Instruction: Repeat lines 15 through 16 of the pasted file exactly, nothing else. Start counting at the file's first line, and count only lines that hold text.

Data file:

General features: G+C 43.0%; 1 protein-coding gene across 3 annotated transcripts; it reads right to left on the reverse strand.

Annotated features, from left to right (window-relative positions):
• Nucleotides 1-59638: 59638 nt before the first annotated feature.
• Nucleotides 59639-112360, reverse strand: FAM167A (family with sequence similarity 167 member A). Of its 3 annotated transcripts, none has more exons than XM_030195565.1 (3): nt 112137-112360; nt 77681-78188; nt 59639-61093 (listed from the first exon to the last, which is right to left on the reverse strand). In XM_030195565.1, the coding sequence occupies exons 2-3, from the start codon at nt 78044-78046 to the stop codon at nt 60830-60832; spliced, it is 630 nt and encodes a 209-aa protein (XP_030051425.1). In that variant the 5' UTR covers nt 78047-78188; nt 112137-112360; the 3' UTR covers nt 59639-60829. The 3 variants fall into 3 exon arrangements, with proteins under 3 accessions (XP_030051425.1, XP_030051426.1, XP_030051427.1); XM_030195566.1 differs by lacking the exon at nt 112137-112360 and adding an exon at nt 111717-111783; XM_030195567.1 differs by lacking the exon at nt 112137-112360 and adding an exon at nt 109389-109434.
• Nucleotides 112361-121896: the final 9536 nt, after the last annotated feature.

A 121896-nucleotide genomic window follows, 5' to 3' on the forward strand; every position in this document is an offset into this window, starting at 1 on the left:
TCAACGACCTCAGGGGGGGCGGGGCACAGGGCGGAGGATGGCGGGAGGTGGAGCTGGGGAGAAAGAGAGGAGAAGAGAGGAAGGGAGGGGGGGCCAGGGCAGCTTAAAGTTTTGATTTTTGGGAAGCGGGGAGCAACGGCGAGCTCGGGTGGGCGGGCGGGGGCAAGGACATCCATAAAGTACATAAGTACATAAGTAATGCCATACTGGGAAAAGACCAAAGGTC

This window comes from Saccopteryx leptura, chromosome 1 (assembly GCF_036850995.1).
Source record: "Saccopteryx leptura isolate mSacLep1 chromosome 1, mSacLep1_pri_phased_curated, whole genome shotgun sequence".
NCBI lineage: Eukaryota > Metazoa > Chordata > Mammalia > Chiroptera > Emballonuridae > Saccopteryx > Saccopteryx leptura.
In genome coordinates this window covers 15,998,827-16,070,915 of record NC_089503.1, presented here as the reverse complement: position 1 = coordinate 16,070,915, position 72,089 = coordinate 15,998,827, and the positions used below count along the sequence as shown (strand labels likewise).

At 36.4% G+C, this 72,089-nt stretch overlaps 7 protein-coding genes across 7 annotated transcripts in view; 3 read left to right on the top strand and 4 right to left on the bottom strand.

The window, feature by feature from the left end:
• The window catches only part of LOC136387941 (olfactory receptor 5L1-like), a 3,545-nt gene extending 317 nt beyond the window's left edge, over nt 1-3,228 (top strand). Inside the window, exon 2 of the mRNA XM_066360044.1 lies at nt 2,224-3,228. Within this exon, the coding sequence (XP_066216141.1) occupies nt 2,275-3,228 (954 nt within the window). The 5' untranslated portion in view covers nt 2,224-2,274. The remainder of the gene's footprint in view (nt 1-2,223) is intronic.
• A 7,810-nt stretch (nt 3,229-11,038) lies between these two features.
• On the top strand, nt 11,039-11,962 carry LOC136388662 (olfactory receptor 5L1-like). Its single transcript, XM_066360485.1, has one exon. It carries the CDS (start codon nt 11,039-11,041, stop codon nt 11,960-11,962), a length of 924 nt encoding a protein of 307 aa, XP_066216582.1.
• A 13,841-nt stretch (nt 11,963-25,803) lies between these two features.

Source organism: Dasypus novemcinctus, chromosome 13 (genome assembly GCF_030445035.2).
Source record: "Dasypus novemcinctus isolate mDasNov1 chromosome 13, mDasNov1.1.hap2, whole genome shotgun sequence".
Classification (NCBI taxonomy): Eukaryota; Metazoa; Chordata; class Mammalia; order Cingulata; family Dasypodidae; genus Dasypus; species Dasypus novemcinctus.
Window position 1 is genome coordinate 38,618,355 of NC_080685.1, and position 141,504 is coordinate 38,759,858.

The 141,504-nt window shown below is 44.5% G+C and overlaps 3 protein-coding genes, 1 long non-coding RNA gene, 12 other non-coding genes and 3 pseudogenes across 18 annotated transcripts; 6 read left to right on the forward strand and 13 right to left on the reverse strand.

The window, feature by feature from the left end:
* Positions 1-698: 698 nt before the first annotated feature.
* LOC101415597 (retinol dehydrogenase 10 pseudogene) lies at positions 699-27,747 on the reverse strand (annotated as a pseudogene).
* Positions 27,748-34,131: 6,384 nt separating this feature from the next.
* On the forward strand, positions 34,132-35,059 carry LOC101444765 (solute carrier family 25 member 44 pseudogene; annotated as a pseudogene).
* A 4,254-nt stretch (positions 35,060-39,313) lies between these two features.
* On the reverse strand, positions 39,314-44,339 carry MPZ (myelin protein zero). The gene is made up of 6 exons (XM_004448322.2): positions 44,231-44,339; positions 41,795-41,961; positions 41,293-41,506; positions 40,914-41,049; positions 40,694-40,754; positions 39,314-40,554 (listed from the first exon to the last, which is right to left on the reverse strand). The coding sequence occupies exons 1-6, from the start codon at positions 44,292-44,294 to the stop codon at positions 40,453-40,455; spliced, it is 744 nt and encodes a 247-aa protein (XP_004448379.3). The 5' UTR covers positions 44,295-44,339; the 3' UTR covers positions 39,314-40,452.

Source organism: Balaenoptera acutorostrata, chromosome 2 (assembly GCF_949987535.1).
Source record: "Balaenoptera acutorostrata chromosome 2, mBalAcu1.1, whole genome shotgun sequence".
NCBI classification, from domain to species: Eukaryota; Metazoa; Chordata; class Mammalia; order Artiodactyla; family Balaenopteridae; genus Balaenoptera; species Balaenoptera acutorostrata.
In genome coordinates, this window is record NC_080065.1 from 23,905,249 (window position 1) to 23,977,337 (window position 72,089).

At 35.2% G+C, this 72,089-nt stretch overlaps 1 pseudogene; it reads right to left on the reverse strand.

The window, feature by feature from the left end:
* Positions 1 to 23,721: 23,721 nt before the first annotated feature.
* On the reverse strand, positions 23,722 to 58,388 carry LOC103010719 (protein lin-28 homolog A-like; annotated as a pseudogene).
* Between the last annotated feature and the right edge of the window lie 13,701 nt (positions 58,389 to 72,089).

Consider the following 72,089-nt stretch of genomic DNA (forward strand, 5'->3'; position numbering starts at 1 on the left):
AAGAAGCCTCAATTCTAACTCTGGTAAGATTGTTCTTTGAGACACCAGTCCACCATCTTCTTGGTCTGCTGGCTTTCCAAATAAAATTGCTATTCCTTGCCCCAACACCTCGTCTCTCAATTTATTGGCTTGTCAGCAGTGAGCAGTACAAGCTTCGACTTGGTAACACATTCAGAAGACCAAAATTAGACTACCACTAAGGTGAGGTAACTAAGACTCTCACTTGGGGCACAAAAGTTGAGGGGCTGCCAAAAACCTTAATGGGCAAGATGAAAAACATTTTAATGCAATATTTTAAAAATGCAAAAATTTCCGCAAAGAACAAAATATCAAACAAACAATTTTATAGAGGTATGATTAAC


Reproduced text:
• A 7,810-nt stretch (nt 3,229-11,038) lies between these two features.
• On the top strand, nt 11,039-11,962 carry LOC136388662 (olfactory receptor 5L1-like). Its single transcript, XM_066360485.1, has one exon. It carries the CDS (start codon nt 11,039-11,041, stop codon nt 11,960-11,962), a length of 924 nt encoding a protein of 307 aa, XP_066216582.1.